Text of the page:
Mobile food vending could be expanding to Minneapolis neighborhoods

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January 17, 2011 // UPDATED 12:25 pm - January 28, 2011
By: Nick Halter
Nick Halter
Minneapolis residents who enjoyed grabbing a bite to eat from one of the several Downtown mobile food vendors last summer may be getting some good news.

Several City Council members say they want to expand a city ordinance that passed last year to allow for more vendors downtown as well as in neighborhoods in other parts of the city, including Cedar-Riverside, the U of M campus and perhaps Uptown.

“We found that people really did enjoy it and there were some unique foods, there were some great vendors in downtown,” said Doug Kress, the policy aide to City Council Member Lisa Goodman (Ward 7).

Goodman wrote an ordinance that passed last spring and allowed for street vending in Minneapolis. It was meant to be a one-year trial. Now, Goodman is working on changes that would allow the vendors to park their units on city streets and feed the meters.

Currently the vendors can only park on sidewalks or in commercial parking lots.

Another council member, Cam Gordon (Ward 2) is working on an ordinance that would allow for vendors in Ward 2 neighborhoods — the U of M, Cedar-Riverside and Seven Corners — and perhaps turning it into a citywide ordinance that would allow them in places like Uptown, Lyn-Lake and Northeast.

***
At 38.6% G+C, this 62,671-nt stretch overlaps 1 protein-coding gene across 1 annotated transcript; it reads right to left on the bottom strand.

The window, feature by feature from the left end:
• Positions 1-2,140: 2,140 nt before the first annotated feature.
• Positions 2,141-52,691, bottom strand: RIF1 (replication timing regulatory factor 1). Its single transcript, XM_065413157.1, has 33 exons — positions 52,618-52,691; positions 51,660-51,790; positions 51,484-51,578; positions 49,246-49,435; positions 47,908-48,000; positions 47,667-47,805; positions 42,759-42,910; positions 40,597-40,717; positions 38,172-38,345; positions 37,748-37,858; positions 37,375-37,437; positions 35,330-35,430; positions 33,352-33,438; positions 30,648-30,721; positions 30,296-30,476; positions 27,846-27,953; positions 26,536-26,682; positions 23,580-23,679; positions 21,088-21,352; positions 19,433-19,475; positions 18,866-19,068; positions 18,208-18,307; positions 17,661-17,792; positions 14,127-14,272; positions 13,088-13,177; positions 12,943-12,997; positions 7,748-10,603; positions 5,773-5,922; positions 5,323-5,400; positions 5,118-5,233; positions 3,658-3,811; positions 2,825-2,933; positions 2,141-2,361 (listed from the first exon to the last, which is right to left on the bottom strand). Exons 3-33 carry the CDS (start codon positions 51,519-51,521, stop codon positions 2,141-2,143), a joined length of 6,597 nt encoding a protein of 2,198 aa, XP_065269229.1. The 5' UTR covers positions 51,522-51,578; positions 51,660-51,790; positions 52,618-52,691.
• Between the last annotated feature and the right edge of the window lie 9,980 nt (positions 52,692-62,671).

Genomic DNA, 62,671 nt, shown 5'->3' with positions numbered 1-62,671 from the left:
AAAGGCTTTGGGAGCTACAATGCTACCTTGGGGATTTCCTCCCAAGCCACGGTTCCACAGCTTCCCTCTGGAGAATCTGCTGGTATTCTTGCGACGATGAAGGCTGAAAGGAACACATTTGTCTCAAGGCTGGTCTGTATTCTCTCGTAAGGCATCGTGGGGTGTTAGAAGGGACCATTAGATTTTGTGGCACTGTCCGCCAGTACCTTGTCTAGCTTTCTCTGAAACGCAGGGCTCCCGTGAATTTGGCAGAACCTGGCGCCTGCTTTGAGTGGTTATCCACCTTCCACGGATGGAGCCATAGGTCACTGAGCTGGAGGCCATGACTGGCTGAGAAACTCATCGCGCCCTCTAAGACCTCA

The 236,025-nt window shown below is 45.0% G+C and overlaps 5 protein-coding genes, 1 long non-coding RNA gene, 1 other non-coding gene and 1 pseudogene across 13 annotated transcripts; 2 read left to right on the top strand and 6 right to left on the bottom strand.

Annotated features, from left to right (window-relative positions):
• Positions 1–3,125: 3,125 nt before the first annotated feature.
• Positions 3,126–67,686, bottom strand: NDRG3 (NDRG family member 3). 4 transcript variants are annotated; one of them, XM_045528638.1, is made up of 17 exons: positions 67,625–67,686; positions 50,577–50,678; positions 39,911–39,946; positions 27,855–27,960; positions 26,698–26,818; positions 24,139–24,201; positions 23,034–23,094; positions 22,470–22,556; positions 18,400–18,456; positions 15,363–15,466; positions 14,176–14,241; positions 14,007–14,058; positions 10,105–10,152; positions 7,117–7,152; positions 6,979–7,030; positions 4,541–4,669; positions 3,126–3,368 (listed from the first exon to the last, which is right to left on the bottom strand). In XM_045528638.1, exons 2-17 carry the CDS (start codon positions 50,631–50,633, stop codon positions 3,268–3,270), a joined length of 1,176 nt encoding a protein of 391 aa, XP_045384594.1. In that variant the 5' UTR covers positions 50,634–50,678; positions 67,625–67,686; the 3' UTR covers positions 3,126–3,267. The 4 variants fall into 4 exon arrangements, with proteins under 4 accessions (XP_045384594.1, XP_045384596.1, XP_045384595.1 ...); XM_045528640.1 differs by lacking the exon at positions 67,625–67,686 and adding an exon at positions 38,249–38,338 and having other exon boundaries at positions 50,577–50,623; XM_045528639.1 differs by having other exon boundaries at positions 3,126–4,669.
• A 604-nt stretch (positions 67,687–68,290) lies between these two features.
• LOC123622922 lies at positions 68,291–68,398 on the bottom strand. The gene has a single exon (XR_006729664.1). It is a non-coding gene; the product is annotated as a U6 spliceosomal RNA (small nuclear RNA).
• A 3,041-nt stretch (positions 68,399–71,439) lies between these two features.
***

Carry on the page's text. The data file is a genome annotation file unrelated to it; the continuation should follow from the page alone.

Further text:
Meanwhile, Council Member Meg Tuthill’s staff sent out a letter to businesses in Ward 10 asking for their input on allowing mobile food vendors in Southwest.

The letter notes that because sidewalks in city neighborhoods aren’t as wide as in Downtown, the vendors would need to park on the side of the street or in commercial parking lots.

Robert Lilligren (Ward 6) says the ordinance is very complicated, so it may make sense to start with a couple trial locations in 2011 before going citywide in 2012.

Last year, the city approved 10 applications for mobile food vendor licenses. Shacks began rolling into Downtown last summer serving tacos, mini donuts, turkey drumsticks, lobster rolls and Ethiopian cuisine, among other options.

“Right now the goal is definitely to do this in a fairly fast pace so we can have something to be approved before the next street vending season,” Gordon said.